Play Coming To U.S. Aims To Connect With Queer Youth, Their Parents

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Play Coming To U.S. Aims To Connect With Queer Youth, Their Parents
"Everybody's Talking About Jamie" is the tale of a teenage boy who dreams of being a drag queen, and it's inspired by a real-life person.

Tom MacRae probably never thought a 16-year-old boy in a dress would so profoundly change his life. 

NEWSY'S JAMES PACKARD: Does this feel like something tangibly different with this story?

MACRAE: Yes, it does.

MacRae wrote the lyrics for a musical that has rocked London's West End, and it has just landed in the U.S. Now it's gearing up for a revolutionary tour to Broadway.  

"I hope that's something we can do," MacRae said.

"Everybody's Talking About Jamie" is the riotous tale of a teenage boy who dreams of being a drag queen and wants to wear a dress to his prom. 

It's inspiring, heartwrenching, and potentially game-changing for queer teens.

"Maybe that was someone who watched this, and it just changed how they feel about themselves the next day, and that for me would be... the biggest accolade."

And it's not pulled out of thin air. 

Jamie Campbell is the real-life inspiration for the show.

In 2011, his story catapulted his small English town onto TV screens across the nation. It rallied a school around the kid who felt like the outcast. 

MACRAE: When we watch the documentary we thought, 'Oh my god, this is amazing. That's a song. That's a song.' There's so many moments that just sang. We made Jamie Campbell. We fictionalized him into Jamie, kept his mom Margaret in the story, and I made it for the other characters because the documentary was allowed to follow him into the school, so we didn't know what happened there.

PACKARD: Tell me what the real Jamie has felt.

MACRAE: For me, I always think of them when we're doing anything like this. In 2016, we'd written the songs, we've written the script, and we invited Jamie to come to dance studio in Hackney in east London. It's a beautiful studio, and that's where we've written the songs and recorded the demos, and we played everything for Jamie. And at that point, he knew there was a musical, but he didn't know the scale that we intended. I think he thought it'd be, like, three actors in a piano in the top room of a pub. He didn't realize it is going to be a full band, cast of 30, you know, like a proper production. And he was genuinely floored by it, and I mean, at one point he kind of fell on the floor.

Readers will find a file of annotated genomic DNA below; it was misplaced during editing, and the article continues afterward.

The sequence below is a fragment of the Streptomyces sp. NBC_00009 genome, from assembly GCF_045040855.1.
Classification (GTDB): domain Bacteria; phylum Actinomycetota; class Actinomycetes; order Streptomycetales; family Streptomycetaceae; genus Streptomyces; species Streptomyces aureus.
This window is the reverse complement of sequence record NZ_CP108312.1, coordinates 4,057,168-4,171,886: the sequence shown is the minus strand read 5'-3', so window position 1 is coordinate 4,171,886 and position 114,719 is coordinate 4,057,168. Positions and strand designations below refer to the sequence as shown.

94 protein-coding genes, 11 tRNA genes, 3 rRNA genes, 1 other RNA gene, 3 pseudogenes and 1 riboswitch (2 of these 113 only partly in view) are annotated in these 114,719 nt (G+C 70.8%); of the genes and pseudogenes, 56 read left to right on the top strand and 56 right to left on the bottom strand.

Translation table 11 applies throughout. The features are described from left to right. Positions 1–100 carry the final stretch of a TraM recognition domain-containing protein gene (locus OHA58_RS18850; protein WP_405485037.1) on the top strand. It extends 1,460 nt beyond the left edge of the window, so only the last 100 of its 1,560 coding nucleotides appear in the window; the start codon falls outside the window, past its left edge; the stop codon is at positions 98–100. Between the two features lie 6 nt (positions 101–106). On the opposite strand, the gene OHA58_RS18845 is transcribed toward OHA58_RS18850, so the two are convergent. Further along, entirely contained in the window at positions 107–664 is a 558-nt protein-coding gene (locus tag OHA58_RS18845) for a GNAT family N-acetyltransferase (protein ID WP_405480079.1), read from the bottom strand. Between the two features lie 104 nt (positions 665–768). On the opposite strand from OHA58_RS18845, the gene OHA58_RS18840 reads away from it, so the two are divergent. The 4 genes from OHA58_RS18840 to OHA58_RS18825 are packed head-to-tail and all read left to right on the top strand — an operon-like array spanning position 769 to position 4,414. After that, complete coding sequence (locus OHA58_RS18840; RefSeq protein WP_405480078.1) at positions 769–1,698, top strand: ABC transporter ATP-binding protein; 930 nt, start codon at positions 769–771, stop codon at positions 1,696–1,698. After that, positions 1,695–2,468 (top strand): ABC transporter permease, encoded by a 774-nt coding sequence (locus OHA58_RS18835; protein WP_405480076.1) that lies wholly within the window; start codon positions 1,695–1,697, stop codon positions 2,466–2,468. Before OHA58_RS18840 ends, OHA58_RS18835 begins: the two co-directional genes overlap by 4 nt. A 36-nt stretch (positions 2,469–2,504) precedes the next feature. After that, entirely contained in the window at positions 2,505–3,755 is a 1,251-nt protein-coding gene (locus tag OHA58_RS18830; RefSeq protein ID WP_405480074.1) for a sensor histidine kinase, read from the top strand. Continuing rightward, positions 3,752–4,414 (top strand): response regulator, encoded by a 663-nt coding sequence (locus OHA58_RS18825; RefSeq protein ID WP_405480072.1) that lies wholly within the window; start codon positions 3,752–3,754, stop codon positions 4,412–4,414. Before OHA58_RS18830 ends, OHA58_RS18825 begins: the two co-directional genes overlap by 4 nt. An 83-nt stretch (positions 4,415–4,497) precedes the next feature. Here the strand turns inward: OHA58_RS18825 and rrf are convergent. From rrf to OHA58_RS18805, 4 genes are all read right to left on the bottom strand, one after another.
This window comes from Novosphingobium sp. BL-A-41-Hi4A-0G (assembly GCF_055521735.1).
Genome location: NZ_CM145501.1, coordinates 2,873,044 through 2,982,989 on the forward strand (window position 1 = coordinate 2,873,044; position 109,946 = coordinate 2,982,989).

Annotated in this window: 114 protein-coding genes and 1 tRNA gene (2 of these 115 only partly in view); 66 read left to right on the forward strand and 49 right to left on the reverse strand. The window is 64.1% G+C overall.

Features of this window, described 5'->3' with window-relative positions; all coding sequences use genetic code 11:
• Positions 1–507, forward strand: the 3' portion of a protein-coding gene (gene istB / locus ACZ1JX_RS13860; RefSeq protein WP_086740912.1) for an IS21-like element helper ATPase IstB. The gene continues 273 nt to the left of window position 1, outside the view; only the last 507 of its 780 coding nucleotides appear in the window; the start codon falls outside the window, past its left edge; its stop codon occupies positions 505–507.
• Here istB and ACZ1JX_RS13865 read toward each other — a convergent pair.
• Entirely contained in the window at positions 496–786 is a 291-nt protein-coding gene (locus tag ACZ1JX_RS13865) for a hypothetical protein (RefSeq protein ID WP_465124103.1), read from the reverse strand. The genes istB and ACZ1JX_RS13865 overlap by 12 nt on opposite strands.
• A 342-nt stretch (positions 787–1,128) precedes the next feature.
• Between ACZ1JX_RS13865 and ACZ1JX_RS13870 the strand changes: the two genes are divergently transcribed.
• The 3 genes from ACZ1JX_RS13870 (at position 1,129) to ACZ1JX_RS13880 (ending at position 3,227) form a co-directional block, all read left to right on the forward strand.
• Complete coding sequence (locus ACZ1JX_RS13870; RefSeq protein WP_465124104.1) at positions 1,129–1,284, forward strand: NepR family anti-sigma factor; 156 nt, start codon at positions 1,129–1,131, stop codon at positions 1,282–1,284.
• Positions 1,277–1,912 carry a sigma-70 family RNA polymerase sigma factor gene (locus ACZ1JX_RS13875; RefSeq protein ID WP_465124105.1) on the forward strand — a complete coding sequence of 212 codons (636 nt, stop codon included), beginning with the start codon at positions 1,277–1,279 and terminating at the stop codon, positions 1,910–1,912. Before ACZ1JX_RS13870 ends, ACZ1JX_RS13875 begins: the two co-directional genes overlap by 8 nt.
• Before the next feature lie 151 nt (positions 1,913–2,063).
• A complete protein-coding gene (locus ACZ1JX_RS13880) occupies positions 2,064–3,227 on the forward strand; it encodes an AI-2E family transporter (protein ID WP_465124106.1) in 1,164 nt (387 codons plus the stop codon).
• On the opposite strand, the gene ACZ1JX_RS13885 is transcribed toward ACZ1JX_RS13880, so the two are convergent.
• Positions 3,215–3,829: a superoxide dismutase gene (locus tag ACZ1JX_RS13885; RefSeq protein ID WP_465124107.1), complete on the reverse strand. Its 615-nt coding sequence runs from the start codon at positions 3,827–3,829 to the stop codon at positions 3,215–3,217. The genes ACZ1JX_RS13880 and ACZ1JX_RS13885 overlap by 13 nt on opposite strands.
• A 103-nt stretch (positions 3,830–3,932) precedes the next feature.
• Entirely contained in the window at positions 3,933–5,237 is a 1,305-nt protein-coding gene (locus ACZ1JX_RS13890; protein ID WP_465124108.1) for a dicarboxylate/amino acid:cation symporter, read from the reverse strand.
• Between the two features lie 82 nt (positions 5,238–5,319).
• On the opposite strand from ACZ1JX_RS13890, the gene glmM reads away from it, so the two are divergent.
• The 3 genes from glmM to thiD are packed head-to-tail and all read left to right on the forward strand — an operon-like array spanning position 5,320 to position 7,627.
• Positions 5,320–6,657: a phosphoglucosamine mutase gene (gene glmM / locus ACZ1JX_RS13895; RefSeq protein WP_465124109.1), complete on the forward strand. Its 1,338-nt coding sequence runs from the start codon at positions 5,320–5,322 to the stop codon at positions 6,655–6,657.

It’s a story, too, of parenthood and a generational divide in understanding sexuality.

Jamie’s father told him in a message that he doesn't want to see him again. 

MACRAE: I don't think Jamie would mind me saying this, but that's the last contact he's had with his dad since... He don't try to be awful. He's just limited in his ability to accept and to look beyond his own expectations of his son and his own life.

PACKARD: You don't know what you don't know, and a lot of times there are things that you learned when you were a kid and held as truths throughout your youth sort of stay implanted in your mind in your older age. And I think for anybody who's come out to their parents or who's had a conversation like that, it's something that you have to to some degree sort of understand. Yeah, we're coming from a very different sort of foundation and that it may be hard for them to make the leap.

MACRAE: Yeah and... I'm not a parent, but I Imagine parents all have allowed themselves to fantasize about the child. They're going to have that first football match, the school plays, the first holiday — that's all going to be so amazing. And then this kid appears, and they don't like football, and they forget their lines and on the holiday, they just scream all the time. The parent has to go, 'Okay, I have to readjust my expectations because their life is is is theirs to be lived."

The story is also adapted into a film.

It's trying to bring that reality to the coming-of-age genre.

"I don't know how you could put anything above the love for your child if you're a parent, but that's what happens," MacRae said. "So I guess it's trying to kind of understand, but not excuse, why someone would do that because in the end, it is indefensible. But in their head, I'm sure they feel quite rational."

The show is filling seats at the Ahmanson Theater in Los Angeles.

It's the first stop for the show in the U.S., but it's hardly the last. 

"It's really down to the audience and down to the critical responses in the social media buzz," MacRae said.

It's a surreal journey for a man getting used to being part of something this extraordinary.

"My idea was everyone has a dress that they want to wear, but they can't," MacRae said. "Jamie's is literally a dress, and it's about going out in public, but we all have something. We always wanted to feel like it was happening on the next right down from you, that these could be your neighbors, if not literally your son, your mother, but someone else's son that you knew and that you'd be able to see yourself in Jamie."